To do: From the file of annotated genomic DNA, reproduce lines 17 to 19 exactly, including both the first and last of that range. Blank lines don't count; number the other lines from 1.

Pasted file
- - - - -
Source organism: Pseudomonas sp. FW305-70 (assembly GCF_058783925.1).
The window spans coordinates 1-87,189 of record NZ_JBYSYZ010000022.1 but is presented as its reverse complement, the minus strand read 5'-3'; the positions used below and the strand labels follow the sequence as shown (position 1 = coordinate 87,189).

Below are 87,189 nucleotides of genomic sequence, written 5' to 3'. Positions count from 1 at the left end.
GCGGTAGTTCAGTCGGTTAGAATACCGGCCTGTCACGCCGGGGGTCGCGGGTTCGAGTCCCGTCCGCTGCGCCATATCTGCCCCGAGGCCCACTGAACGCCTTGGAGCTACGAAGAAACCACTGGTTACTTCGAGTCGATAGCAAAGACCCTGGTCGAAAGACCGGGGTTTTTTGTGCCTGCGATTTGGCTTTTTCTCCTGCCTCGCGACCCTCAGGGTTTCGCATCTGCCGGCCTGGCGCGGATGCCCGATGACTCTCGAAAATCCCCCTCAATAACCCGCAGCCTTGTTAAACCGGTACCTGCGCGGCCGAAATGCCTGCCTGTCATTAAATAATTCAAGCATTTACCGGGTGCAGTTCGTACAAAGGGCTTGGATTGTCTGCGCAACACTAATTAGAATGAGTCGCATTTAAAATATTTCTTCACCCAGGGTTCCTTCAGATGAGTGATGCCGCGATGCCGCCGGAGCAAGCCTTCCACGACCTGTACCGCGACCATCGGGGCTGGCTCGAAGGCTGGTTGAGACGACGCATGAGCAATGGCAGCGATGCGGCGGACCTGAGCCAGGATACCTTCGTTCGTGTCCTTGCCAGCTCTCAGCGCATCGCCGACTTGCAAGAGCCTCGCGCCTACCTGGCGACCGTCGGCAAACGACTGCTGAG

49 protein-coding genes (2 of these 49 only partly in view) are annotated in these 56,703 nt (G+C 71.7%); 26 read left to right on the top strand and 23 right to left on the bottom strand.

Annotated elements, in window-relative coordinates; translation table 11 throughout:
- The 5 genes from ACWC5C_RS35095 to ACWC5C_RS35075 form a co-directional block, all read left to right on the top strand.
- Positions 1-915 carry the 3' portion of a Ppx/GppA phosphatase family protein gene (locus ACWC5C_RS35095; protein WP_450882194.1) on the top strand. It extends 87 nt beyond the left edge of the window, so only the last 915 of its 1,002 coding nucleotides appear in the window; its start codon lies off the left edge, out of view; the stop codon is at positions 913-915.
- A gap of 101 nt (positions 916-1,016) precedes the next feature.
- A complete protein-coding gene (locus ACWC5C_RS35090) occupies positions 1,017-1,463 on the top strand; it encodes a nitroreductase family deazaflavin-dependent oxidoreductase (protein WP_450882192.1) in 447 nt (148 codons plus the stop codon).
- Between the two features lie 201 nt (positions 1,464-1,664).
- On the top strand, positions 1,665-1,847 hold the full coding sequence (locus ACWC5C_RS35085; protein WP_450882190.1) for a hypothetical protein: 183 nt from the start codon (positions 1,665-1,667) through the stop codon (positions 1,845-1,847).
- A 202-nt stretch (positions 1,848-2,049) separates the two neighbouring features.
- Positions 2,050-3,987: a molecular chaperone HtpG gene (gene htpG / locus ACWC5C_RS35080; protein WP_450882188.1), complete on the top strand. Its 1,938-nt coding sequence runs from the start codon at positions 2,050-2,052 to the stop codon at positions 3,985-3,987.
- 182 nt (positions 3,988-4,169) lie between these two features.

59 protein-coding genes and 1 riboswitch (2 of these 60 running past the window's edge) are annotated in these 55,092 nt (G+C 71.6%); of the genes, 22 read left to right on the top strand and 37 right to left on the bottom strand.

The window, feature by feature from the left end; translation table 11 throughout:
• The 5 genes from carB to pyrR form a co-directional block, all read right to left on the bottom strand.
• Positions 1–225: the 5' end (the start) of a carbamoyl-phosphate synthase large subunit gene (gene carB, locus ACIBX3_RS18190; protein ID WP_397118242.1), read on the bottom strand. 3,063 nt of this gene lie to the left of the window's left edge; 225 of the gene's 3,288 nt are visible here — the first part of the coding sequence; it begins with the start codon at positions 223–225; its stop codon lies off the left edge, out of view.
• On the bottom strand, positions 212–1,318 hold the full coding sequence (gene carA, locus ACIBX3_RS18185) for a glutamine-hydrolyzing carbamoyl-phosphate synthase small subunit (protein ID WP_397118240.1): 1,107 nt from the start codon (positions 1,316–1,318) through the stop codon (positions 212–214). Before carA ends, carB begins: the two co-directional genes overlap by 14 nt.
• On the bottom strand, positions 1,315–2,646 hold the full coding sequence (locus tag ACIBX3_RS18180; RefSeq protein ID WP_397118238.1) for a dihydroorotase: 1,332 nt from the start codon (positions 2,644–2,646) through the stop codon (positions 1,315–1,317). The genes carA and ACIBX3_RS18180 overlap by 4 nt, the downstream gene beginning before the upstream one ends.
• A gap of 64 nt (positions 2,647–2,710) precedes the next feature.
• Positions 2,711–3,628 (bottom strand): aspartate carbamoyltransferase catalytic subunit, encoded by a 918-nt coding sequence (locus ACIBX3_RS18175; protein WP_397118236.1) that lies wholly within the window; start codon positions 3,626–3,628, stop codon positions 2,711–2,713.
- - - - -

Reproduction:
The window, feature by feature from the left end; translation table 11 throughout:
• The 5 genes from carB to pyrR form a co-directional block, all read right to left on the bottom strand.
• Positions 1–225: the 5' end (the start) of a carbamoyl-phosphate synthase large subunit gene (gene carB, locus ACIBX3_RS18190; protein ID WP_397118242.1), read on the bottom strand. 3,063 nt of this gene lie to the left of the window's left edge; 225 of the gene's 3,288 nt are visible here — the first part of the coding sequence; it begins with the start codon at positions 223–225; its stop codon lies off the left edge, out of view.